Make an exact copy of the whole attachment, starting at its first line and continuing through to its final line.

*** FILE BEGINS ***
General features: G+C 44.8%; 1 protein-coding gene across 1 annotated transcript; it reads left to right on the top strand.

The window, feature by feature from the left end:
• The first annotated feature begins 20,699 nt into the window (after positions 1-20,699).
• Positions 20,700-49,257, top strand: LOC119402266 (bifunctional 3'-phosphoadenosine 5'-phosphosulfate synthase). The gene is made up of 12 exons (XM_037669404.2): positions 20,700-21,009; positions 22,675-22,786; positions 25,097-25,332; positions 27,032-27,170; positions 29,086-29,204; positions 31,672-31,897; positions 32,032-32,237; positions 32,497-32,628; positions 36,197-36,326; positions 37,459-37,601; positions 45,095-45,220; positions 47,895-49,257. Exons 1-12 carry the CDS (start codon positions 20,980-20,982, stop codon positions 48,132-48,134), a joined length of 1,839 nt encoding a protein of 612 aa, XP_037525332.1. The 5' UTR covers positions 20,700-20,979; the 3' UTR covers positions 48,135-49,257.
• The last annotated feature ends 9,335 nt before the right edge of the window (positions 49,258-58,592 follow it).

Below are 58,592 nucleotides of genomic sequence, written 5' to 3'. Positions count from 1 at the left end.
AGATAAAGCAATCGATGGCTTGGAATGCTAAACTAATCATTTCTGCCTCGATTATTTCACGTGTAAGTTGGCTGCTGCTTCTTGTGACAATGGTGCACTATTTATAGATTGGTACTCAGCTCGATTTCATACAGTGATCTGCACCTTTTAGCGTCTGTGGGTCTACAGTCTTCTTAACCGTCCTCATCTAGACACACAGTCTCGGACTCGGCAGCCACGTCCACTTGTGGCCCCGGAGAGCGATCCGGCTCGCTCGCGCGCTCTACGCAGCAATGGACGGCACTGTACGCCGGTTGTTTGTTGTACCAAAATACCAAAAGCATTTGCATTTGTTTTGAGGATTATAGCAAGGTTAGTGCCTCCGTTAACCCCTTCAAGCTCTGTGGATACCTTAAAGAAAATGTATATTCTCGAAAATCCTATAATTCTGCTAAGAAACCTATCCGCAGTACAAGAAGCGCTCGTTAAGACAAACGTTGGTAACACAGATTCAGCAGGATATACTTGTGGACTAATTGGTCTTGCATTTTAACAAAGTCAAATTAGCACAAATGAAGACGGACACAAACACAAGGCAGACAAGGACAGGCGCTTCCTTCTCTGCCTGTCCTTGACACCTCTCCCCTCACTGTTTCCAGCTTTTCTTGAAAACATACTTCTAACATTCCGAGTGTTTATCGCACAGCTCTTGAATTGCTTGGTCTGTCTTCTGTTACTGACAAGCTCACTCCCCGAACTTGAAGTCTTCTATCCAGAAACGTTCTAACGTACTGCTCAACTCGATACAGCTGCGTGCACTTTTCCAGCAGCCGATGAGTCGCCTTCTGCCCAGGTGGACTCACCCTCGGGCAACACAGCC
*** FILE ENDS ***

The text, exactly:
General features: G+C 44.8%; 1 protein-coding gene across 1 annotated transcript; it reads left to right on the top strand.

The window, feature by feature from the left end:
• The first annotated feature begins 20,699 nt into the window (after positions 1-20,699).
• Positions 20,700-49,257, top strand: LOC119402266 (bifunctional 3'-phosphoadenosine 5'-phosphosulfate synthase). The gene is made up of 12 exons (XM_037669404.2): positions 20,700-21,009; positions 22,675-22,786; positions 25,097-25,332; positions 27,032-27,170; positions 29,086-29,204; positions 31,672-31,897; positions 32,032-32,237; positions 32,497-32,628; positions 36,197-36,326; positions 37,459-37,601; positions 45,095-45,220; positions 47,895-49,257. Exons 1-12 carry the CDS (start codon positions 20,980-20,982, stop codon positions 48,132-48,134), a joined length of 1,839 nt encoding a protein of 612 aa, XP_037525332.1. The 5' UTR covers positions 20,700-20,979; the 3' UTR covers positions 48,135-49,257.
• The last annotated feature ends 9,335 nt before the right edge of the window (positions 49,258-58,592 follow it).

Below are 58,592 nucleotides of genomic sequence, written 5' to 3'. Positions count from 1 at the left end.
AGATAAAGCAATCGATGGCTTGGAATGCTAAACTAATCATTTCTGCCTCGATTATTTCACGTGTAAGTTGGCTGCTGCTTCTTGTGACAATGGTGCACTATTTATAGATTGGTACTCAGCTCGATTTCATACAGTGATCTGCACCTTTTAGCGTCTGTGGGTCTACAGTCTTCTTAACCGTCCTCATCTAGACACACAGTCTCGGACTCGGCAGCCACGTCCACTTGTGGCCCCGGAGAGCGATCCGGCTCGCTCGCGCGCTCTACGCAGCAATGGACGGCACTGTACGCCGGTTGTTTGTTGTACCAAAATACCAAAAGCATTTGCATTTGTTTTGAGGATTATAGCAAGGTTAGTGCCTCCGTTAACCCCTTCAAGCTCTGTGGATACCTTAAAGAAAATGTATATTCTCGAAAATCCTATAATTCTGCTAAGAAACCTATCCGCAGTACAAGAAGCGCTCGTTAAGACAAACGTTGGTAACACAGATTCAGCAGGATATACTTGTGGACTAATTGGTCTTGCATTTTAACAAAGTCAAATTAGCACAAATGAAGACGGACACAAACACAAGGCAGACAAGGACAGGCGCTTCCTTCTCTGCCTGTCCTTGACACCTCTCCCCTCACTGTTTCCAGCTTTTCTTGAAAACATACTTCTAACATTCCGAGTGTTTATCGCACAGCTCTTGAATTGCTTGGTCTGTCTTCTGTTACTGACAAGCTCACTCCCCGAACTTGAAGTCTTCTATCCAGAAACGTTCTAACGTACTGCTCAACTCGATACAGCTGCGTGCACTTTTCCAGCAGCCGATGAGTCGCCTTCTGCCCAGGTGGACTCACCCTCGGGCAACACAGCC